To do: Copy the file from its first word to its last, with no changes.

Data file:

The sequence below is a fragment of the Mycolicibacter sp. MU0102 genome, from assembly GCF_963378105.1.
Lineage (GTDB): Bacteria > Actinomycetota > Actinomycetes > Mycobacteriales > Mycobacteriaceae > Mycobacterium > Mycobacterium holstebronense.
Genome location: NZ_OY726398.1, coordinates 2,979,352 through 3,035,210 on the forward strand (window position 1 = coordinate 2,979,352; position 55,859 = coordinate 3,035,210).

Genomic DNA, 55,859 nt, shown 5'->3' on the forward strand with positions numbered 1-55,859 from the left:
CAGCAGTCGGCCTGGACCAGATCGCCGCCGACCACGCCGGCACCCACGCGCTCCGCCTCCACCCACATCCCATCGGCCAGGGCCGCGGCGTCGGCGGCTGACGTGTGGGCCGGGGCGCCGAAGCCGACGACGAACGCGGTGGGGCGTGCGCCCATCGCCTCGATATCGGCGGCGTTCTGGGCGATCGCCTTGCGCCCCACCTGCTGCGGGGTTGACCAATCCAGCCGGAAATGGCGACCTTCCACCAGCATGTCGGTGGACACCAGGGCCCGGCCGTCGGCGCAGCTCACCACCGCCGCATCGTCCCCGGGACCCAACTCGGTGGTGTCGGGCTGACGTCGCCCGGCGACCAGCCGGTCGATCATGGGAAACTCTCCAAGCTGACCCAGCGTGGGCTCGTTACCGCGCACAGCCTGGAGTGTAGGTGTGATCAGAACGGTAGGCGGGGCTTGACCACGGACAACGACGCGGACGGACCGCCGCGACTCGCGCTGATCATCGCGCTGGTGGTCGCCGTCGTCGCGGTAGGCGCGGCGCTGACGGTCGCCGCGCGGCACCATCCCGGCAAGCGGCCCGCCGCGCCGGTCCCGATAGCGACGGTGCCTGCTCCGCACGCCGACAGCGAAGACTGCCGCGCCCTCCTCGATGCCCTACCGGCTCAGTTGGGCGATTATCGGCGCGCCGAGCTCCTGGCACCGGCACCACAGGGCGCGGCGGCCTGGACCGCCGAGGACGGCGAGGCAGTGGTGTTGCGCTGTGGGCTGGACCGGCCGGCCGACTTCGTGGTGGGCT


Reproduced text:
The sequence below is a fragment of the Mycolicibacter sp. MU0102 genome, from assembly GCF_963378105.1.
Lineage (GTDB): Bacteria > Actinomycetota > Actinomycetes > Mycobacteriales > Mycobacteriaceae > Mycobacterium > Mycobacterium holstebronense.
Genome location: NZ_OY726398.1, coordinates 2,979,352 through 3,035,210 on the forward strand (window position 1 = coordinate 2,979,352; position 55,859 = coordinate 3,035,210).

Genomic DNA, 55,859 nt, shown 5'->3' on the forward strand with positions numbered 1-55,859 from the left:
CAGCAGTCGGCCTGGACCAGATCGCCGCCGACCACGCCGGCACCCACGCGCTCCGCCTCCACCCACATCCCATCGGCCAGGGCCGCGGCGTCGGCGGCTGACGTGTGGGCCGGGGCGCCGAAGCCGACGACGAACGCGGTGGGGCGTGCGCCCATCGCCTCGATATCGGCGGCGTTCTGGGCGATCGCCTTGCGCCCCACCTGCTGCGGGGTTGACCAATCCAGCCGGAAATGGCGACCTTCCACCAGCATGTCGGTGGACACCAGGGCCCGGCCGTCGGCGCAGCTCACCACCGCCGCATCGTCCCCGGGACCCAACTCGGTGGTGTCGGGCTGACGTCGCCCGGCGACCAGCCGGTCGATCATGGGAAACTCTCCAAGCTGACCCAGCGTGGGCTCGTTACCGCGCACAGCCTGGAGTGTAGGTGTGATCAGAACGGTAGGCGGGGCTTGACCACGGACAACGACGCGGACGGACCGCCGCGACTCGCGCTGATCATCGCGCTGGTGGTCGCCGTCGTCGCGGTAGGCGCGGCGCTGACGGTCGCCGCGCGGCACCATCCCGGCAAGCGGCCCGCCGCGCCGGTCCCGATAGCGACGGTGCCTGCTCCGCACGCCGACAGCGAAGACTGCCGCGCCCTCCTCGATGCCCTACCGGCTCAGTTGGGCGATTATCGGCGCGCCGAGCTCCTGGCACCGGCACCACAGGGCGCGGCGGCCTGGACCGCCGAGGACGGCGAGGCAGTGGTGTTGCGCTGTGGGCTGGACCGGCCGGCCGACTTCGTGGTGGGCT